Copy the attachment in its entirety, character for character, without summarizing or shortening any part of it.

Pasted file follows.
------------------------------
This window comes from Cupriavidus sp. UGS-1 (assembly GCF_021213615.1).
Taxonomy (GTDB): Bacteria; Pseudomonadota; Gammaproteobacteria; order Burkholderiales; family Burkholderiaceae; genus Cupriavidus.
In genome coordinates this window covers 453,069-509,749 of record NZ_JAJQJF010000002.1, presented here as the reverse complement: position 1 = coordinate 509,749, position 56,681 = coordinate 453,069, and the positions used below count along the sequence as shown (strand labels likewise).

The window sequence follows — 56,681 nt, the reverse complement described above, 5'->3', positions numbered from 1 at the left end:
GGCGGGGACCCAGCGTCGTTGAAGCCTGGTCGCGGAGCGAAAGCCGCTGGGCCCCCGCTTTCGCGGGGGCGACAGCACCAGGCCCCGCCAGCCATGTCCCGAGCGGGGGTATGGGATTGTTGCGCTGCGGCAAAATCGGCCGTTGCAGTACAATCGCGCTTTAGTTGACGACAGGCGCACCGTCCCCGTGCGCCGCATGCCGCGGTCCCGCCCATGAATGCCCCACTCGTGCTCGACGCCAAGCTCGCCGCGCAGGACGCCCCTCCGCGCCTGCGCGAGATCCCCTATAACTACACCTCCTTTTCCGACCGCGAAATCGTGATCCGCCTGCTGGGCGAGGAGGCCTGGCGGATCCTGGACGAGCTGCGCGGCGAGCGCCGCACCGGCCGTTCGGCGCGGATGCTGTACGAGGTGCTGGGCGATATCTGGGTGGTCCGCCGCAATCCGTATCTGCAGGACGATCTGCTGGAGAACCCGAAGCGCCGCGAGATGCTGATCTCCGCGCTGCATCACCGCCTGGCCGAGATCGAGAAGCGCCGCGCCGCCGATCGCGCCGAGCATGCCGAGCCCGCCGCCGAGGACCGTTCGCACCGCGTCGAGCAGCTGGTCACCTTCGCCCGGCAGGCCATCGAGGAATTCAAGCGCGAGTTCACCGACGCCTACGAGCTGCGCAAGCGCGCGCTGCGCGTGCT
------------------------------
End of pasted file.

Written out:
This window comes from Cupriavidus sp. UGS-1 (assembly GCF_021213615.1).
Taxonomy (GTDB): Bacteria; Pseudomonadota; Gammaproteobacteria; order Burkholderiales; family Burkholderiaceae; genus Cupriavidus.
In genome coordinates this window covers 453,069-509,749 of record NZ_JAJQJF010000002.1, presented here as the reverse complement: position 1 = coordinate 509,749, position 56,681 = coordinate 453,069, and the positions used below count along the sequence as shown (strand labels likewise).

The window sequence follows — 56,681 nt, the reverse complement described above, 5'->3', positions numbered from 1 at the left end:
GGCGGGGACCCAGCGTCGTTGAAGCCTGGTCGCGGAGCGAAAGCCGCTGGGCCCCCGCTTTCGCGGGGGCGACAGCACCAGGCCCCGCCAGCCATGTCCCGAGCGGGGGTATGGGATTGTTGCGCTGCGGCAAAATCGGCCGTTGCAGTACAATCGCGCTTTAGTTGACGACAGGCGCACCGTCCCCGTGCGCCGCATGCCGCGGTCCCGCCCATGAATGCCCCACTCGTGCTCGACGCCAAGCTCGCCGCGCAGGACGCCCCTCCGCGCCTGCGCGAGATCCCCTATAACTACACCTCCTTTTCCGACCGCGAAATCGTGATCCGCCTGCTGGGCGAGGAGGCCTGGCGGATCCTGGACGAGCTGCGCGGCGAGCGCCGCACCGGCCGTTCGGCGCGGATGCTGTACGAGGTGCTGGGCGATATCTGGGTGGTCCGCCGCAATCCGTATCTGCAGGACGATCTGCTGGAGAACCCGAAGCGCCGCGAGATGCTGATCTCCGCGCTGCATCACCGCCTGGCCGAGATCGAGAAGCGCCGCGCCGCCGATCGCGCCGAGCATGCCGAGCCCGCCGCCGAGGACCGTTCGCACCGCGTCGAGCAGCTGGTCACCTTCGCCCGGCAGGCCATCGAGGAATTCAAGCGCGAGTTCACCGACGCCTACGAGCTGCGCAAGCGCGCGCTGCGCGTGCT